Hospital testing charges prompt questions; surprise medical billing drives up premiums; telehealth continues to reshape care delivery; and, drug and device manufacturers paid hundreds of millions to teaching hospitals.
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Week in Review
Hospital COVID Charges: The discrepancy in the prices charged by hospitals and labs for coronavirus diagnostic testing continues to make headlines. Earlier this summer, that wide disparity was widely reported, with some facilities charging as little as $20 for diagnostic testing, while others charged as much as $850. But, new analysis published in the Journal of General Internal Medicine now points to an even wider gulf, with prices ranging from as little as a penny to a staggering $14,750. With Congress having mandated how those tests are covered, stakeholders have been urging lawmakers and regulators to map out a more comprehensive testing approach that better articulates their different roles and responsibilities as a part of a larger, holistic public and occupational health strategy. Given the limited guardrails that legislation has placed around the amount that hospitals and labs are able to charge for COVID-19 testing, with 85 million tests having been administered to date, there’s growing alarm that testing requirements have incentivized these facilities to remain outside of insurers’ networks in order to charge higher prices that those insurers would then be required to pay.
Surprise Billing & Premiums: A new study establishes a direct link between specialty and emergency health services that have been shown to commonly surprise medical bill patients and increased health insurance premiums. Researchers set out to quantify the proportion of spending by health plans on services associated with surprise billing – provided by radiologists, anesthesiologists, pathologists, and emergency specialists. Publishing their results in the American Journal of Managed Care, researchers found that more than 10 percent of overall health plan spending is attributable to these ancillary specialty and emergency services that most commonly surprise bill. They conclude that advancing policies aimed at addressing the issue of surprise medical billing could, in fact, reduce health insurance premiums by as much as 5 percent.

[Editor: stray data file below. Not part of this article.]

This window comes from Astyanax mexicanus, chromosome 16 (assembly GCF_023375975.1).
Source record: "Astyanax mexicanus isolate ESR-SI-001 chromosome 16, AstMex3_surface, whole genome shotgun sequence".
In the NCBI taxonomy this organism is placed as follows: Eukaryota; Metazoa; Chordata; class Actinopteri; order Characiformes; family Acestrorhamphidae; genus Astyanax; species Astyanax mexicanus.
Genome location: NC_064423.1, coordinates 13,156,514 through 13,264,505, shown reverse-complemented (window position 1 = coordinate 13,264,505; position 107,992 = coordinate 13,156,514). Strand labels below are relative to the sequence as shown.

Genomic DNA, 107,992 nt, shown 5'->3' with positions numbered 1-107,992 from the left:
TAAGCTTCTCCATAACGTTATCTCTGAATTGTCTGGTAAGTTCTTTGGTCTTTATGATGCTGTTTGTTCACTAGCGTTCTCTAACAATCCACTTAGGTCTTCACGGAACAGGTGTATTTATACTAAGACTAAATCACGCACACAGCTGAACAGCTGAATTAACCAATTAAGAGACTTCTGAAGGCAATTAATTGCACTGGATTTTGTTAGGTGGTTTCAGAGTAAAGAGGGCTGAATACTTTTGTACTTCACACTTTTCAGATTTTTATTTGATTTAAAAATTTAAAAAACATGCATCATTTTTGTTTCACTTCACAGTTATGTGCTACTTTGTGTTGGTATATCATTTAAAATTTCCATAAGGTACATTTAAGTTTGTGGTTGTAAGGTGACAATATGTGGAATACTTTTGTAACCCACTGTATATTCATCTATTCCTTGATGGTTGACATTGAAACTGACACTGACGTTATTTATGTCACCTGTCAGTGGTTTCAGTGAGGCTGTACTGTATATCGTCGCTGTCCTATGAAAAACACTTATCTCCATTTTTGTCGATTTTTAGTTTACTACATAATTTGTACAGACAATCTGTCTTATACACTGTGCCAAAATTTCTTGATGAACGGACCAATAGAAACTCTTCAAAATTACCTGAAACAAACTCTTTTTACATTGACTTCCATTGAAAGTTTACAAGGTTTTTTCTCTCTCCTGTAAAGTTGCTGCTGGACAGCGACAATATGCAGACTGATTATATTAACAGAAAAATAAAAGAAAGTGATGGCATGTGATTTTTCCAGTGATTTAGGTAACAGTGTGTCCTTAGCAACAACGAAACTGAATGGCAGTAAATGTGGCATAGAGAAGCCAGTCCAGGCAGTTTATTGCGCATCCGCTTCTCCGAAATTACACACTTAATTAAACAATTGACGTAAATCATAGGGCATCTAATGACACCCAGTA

Telehealth: While our health care system has had to adapt in real-time to the coronavirus pandemic, experts have begun to take a look at what some of those adaptations might look like on the other side of the pandemic, such as telehealth. Across the board, utilization of telehealth services has gone up, with access to virtual care playing a critical role in helping our health care infrastructure balance the needs of patients against the restrictions imposed upon the delivery of that care by COVID. For instance, the vast majority of specialty providers have seen their telehealth usage increase. In a recent survey, nearly 80 percent of cardiologists, gastroenterologists, pulmonologists, and respiratory physicians said that their use of virtual care technology had gone up as a result of the coronavirus. By comparison, fewer than half of that group reported using telehealth prior to the pandemic. But, as more traditional, in-person services come back online, telehealth usage has dipped, with these visits accounting for just 21 percent of total encounters in July, down from the peak of 69 percent observed in April, forcing many providers to re-recalibrate.
Manufacturer Payments: Teaching hospitals serve an inescapably important function in the training and development of medical professionals. However, a new analysis published in Health Affairs exposes hundreds of millions of dollars in payments from medical device manufacturers and drugmakers to these institutions, unrelated to research. Specifically, in 2018, teaching hospitals received $832 million from these industries. In fact, of the nearly 1,300 institutions looked at, 91 percent brought in payments for royalties, consultations, speaking fees, space rentals, and gifts. The concern here, as pointed out by the study’s authors, is the potential conflict of interest created by these financial relationships. This analysis only adds to the growing body of research establishing just how pervasive the financial ties between the medical profession and these industries has become, raising further questions about independence and integrity.
A new report takes a look at the impact that the public option would have on our country’s existing health care infrastructure. Given the challenging conditions caused by the coronavirus health crisis, researchers determined that the public option would only worsen the stresses on the health care system and could leave many Americans worse off. Additionally, hospital services would be threatened, as would access to affordable, quality health care in rural and underserved communities. And, states would experience significant financial consequences resulting in the degradation of their ability to contain future outbreaks.
Stay safe and be well.
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